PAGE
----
Celebrating Life – 6 months later

12901319_10209157986649133_1452070350760690934_o9:00ish pm Tuesday November 17, 2015

I never thought that I’d be facing down the barrel of a gun while eating sweeTarts and taking my Scrabble turns, but there I was. Having just gotten home from a night out with friends (and feeling completely fine, mind you), I felt three pains tear across my chest and upper back. I immediately knew “it wasn’t good”. I crawled part of the way to the living room, screamed for my oldest, and he and his girlfriend called 9-1-1 and my partner, Tony.

All hell broke loose. The ambulance showed up, as the EMT’s took my vitals they kept trying to calm me down, but that wasn’t happening. I screamed and kept screaming, “this hurts, I’m dying”. Based on the symptoms, I knew it had something to do with my heart. Of course I assumed it was a heart attack, here I was, 54 years old (2 weeks from 55) and I was having a heart attack. What I didn’t know was that what I had was much worse.

9:30ish pm

Back of the ambulance, sirens blaring, still screaming, afraid they couldn’t help me fast enough, we got to my local hospital. My mother got home in the middle of the tumult and she and my son followed us. Tony got there just a few minutes later. My ECG was normal – no heart attack. They started running tests – all the while I’m still screaming, “I am dying”. They would not give me any pain medication because they did not want to mask any symptoms that might lead to a diagnosis. They needed to find the cause. Next came an awful concoction I needed to drink in order for them to give me a CT scan. The tests kept coming and they were not finding the problem. One doc told Tony that they saw something that might be wrong with my aorta, but they didn’t think it was serious and the next time I saw my primary care physician I should have it checked out.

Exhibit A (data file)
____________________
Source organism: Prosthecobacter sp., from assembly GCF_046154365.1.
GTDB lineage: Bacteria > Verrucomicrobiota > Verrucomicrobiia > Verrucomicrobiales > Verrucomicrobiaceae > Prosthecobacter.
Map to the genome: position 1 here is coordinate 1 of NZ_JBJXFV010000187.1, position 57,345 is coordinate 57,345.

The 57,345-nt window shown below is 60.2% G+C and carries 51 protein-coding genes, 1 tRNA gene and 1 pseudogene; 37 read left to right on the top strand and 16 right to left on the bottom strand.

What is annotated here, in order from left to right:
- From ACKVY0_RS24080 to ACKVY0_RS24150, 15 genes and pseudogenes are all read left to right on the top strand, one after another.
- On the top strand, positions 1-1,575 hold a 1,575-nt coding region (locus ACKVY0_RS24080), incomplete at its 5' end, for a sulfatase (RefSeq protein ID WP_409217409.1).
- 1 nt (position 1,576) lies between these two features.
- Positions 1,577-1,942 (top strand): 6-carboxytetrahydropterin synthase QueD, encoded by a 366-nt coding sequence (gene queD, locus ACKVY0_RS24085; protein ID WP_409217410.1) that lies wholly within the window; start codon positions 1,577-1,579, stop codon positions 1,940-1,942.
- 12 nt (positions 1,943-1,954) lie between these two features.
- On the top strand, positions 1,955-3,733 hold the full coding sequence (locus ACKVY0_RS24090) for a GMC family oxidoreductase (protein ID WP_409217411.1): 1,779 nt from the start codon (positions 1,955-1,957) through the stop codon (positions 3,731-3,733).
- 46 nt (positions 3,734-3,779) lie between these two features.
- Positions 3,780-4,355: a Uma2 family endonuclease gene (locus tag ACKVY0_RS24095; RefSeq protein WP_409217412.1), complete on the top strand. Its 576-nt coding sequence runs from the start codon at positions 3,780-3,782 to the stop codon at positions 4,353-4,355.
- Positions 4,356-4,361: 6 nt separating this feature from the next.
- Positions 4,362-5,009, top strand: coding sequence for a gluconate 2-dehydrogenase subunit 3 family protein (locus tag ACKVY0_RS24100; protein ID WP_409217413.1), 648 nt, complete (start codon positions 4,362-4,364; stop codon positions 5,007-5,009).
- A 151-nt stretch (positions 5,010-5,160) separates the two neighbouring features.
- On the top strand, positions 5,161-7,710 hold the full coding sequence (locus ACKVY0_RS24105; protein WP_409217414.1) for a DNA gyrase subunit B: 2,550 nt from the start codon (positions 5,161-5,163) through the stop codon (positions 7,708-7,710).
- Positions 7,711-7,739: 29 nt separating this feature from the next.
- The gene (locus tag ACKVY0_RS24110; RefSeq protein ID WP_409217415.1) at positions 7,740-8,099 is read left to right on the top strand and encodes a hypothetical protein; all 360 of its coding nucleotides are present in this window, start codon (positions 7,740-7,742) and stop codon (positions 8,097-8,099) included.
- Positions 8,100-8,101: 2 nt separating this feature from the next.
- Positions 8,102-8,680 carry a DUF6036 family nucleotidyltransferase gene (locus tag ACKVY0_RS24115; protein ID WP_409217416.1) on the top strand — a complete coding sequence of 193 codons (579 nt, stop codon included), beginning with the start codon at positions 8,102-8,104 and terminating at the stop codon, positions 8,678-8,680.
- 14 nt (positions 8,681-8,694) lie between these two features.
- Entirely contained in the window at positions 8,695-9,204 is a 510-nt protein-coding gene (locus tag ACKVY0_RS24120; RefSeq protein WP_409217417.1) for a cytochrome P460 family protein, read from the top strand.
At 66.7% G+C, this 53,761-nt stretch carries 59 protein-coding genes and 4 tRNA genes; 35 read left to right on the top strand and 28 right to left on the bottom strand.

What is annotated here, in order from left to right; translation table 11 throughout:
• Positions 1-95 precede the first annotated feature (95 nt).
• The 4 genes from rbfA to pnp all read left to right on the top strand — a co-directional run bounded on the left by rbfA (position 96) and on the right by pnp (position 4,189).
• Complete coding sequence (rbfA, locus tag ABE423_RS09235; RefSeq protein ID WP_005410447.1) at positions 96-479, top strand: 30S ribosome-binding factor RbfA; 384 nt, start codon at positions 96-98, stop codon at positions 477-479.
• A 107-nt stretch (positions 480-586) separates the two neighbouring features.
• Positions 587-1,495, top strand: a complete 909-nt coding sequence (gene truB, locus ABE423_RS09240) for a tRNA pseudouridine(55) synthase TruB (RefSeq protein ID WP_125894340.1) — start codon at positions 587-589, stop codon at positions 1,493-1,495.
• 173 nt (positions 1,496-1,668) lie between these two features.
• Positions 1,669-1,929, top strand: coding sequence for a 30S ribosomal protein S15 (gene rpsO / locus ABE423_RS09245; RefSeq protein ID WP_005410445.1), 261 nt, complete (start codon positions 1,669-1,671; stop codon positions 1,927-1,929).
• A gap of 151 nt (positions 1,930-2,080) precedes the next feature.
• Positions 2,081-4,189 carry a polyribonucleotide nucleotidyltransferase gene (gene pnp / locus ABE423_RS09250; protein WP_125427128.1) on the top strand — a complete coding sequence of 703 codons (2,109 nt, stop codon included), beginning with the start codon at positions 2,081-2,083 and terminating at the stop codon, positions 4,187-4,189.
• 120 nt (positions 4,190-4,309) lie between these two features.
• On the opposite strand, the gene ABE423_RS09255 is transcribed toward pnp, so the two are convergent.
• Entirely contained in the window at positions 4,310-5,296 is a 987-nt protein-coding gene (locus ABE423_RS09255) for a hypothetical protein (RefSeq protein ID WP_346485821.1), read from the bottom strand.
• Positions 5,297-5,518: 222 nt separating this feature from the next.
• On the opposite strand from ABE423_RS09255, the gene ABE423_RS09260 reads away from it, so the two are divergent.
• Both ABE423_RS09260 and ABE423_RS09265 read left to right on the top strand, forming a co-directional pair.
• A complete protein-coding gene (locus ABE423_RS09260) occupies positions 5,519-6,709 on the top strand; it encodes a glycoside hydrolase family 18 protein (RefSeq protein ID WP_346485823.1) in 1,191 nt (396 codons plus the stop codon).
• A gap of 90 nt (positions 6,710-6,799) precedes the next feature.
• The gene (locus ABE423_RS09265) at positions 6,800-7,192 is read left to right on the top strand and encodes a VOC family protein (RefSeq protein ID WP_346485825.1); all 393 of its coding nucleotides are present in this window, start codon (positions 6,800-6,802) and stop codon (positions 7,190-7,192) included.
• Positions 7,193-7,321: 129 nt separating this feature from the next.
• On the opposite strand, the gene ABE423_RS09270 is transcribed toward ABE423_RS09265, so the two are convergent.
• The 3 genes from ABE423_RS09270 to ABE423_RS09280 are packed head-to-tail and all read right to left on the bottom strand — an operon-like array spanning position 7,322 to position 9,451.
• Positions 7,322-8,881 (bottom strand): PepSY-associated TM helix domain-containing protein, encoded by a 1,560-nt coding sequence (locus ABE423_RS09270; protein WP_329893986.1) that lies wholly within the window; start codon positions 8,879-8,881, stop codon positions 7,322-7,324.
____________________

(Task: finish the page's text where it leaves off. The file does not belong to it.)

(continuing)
At some point, my mother and son left the hospital – leaving Tony there alone with me. At some other point, I guess they got tired of my screaming because they started pumping me full of Dilaudid. They never got control of the pain, but every twenty minutes, they were there to ease it as much as was possible.

Somewhere between 3:00 and 4:00 am 11/18/15

The hospital personnel told Tony that they still don’t know what was going on and that they were going to admit me for more tests. He called my mother and asked her to come back so that he could go home and shower to get ready for work. His plan was to come back in the afternoon. She came back to the hospital and he left. I don’t remember any of this – by this point I am under heavy sedation.

7:30 am

(a facsimile conversation between the doctor-on-call and my mother)

Dr.: Mrs. G., your daughter is having an aortic dissection, and if she doesn’t have emergency surgery we are going to lose her. Your daughter is dying.

Mother: With all due respect, I want her to be seen in Boston.

Dr.: No disrespect taken, we are not equipped to do this surgery here; she has to go to Boston. It’s rush hour, we want to have her medflighted. We need you to sign for her to give us permission.

8:45 am

Numbly she signs the papers and makes whatever calls she needs, including Tony. Somehow I have my cell phone back (it was taken from me earlier) and I send the following text to about ten of my closest friends at 8:45am, “I’m about to be transferred to Mass General Hospital for emergency surgery on my aorta. I had a weird attack at around nine o’clock last night and it requires immediate help. I can’t really talk now – the pain is excruciating. I’ll keep you posted,” I can clearly remember sitting on the floor in the emergency room, trying to type that text – it felt like the most important thing I had to do. Needless to say, it scared the hell out of my friends who had no idea that anything was wrong – especially the friends that I had been out with the night before.